The Carl Paladino hearing continues for its third day in Albany Monday afternoon. The Buffalo School Board is fighting to have Paladino kicked off the board for disclosing teacher contract discussions in an Artvoice article. Attempts to remove Paladino began after he made racist remarks last December against the Obamas. School Superintendent Dr. Kriner Cash was first called to testify when the hearing started at 1 p.m.
Cash testified for more than three hours that he and Buffalo Teachers Federation President Phil Rumore had an understanding that talks would be confidential. Paladino's attorney Dennis Vacco continues pushing Cash for answers, but Cash has been reluctant to answer questions about executive sessions.
Larry Scott, co-chair of the Buffalo Parent Teacher Organization, was one of the few inside the hearing room for the first two days of the proceedings before New York State Education Commissioner MaryEllen Elia.
"My general impressions, I was surprised that how this was being treated as an actual trial, a court trial, as far as the questioning and examining was going and that it seemed as if the Commissioner was acting as a judge, getting advice from her own legal counsel at times," said Scott, "and just the level of detail and scrutiny was much more than I had expected."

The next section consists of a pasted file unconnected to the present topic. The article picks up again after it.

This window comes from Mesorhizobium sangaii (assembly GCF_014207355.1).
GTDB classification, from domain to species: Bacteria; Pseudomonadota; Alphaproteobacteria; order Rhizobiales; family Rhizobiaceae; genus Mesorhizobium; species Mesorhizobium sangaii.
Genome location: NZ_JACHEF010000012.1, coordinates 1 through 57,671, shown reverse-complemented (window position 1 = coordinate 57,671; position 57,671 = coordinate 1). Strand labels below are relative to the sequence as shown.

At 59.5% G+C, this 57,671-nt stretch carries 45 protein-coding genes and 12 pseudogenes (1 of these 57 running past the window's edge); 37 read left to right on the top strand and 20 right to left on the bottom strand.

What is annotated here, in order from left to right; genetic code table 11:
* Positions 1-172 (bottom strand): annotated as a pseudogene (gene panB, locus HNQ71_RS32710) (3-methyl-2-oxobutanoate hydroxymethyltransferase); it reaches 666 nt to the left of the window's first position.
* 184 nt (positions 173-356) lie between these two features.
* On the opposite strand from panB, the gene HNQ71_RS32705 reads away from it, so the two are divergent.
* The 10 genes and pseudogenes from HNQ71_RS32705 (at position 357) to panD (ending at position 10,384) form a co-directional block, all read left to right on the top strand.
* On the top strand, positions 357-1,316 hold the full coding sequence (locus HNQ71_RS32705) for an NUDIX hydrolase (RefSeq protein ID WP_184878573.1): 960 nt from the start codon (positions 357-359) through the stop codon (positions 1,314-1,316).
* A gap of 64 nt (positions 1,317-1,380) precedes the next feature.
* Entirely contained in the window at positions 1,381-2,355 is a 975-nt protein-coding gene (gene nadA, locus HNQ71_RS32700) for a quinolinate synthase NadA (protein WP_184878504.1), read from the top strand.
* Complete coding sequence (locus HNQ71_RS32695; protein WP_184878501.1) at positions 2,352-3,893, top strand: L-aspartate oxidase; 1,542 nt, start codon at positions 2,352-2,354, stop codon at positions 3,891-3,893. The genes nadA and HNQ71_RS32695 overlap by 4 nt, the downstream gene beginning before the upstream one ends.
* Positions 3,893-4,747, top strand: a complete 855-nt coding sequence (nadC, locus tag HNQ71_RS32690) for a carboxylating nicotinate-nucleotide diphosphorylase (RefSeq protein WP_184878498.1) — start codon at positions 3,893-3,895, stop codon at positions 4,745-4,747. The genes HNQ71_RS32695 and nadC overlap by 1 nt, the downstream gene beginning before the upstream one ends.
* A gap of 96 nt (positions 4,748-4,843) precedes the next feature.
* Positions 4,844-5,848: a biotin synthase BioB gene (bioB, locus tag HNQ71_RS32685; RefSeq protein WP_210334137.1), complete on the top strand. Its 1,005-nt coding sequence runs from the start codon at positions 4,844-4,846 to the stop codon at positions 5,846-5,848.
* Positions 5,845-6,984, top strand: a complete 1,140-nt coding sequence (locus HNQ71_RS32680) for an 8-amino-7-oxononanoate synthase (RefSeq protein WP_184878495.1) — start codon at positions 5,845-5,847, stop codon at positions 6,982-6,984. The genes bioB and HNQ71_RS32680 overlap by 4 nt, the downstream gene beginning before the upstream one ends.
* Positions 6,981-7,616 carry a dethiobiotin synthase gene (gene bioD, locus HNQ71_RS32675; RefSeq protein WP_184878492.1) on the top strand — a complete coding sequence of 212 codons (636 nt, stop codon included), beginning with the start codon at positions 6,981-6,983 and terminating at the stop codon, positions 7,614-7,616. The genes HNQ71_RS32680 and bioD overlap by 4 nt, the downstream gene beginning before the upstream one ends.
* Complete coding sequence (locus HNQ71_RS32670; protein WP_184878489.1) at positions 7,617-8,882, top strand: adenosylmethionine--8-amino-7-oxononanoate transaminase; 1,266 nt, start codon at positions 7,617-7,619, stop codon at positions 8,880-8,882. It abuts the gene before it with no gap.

He said, so far, the Park District board member has been "quiet and contained to himself," even refusing comment to reporters at one point. However, Scott said the hearing has become emotional each time Paladino's comments about the Obamas made to Artvoice last year were read.
"That was clearly upsetting to a few people, including Rachel Dominguez, a Buffalo parent that was with me from BTO," said Scott. "You could just see people in that room kinda cringing, having to hear detailed, hateful, violent comments that were shared in that Artvoice piece."
Although Paladino has been targeted for removal since he told the arts newspaper that he wished then-President Barack Obama would die of mad cow disease and Michelle Obama would go live with a gorilla, the basis for the unusual proceedings is a petition filed by Board President Barbara Seals Nevergold and other board members accusing Paladino of disclosing confidential information discussed in closed-door sessions.
Scott said Elia was "pretty frustrated" Friday when the hearing had to end early because no other witnesses were present.
"She made it clear that both attorneys have to find a way to get their witnesses in Albany and, if they need to stay overnight, they have to stay overnight," Scott said. "There was even question about whether Paladino's witnesses would be able to be in Albany Monday because they were expecting them to be there on Tuesday, but the Commissioner made it very clear, there would be no exceptions."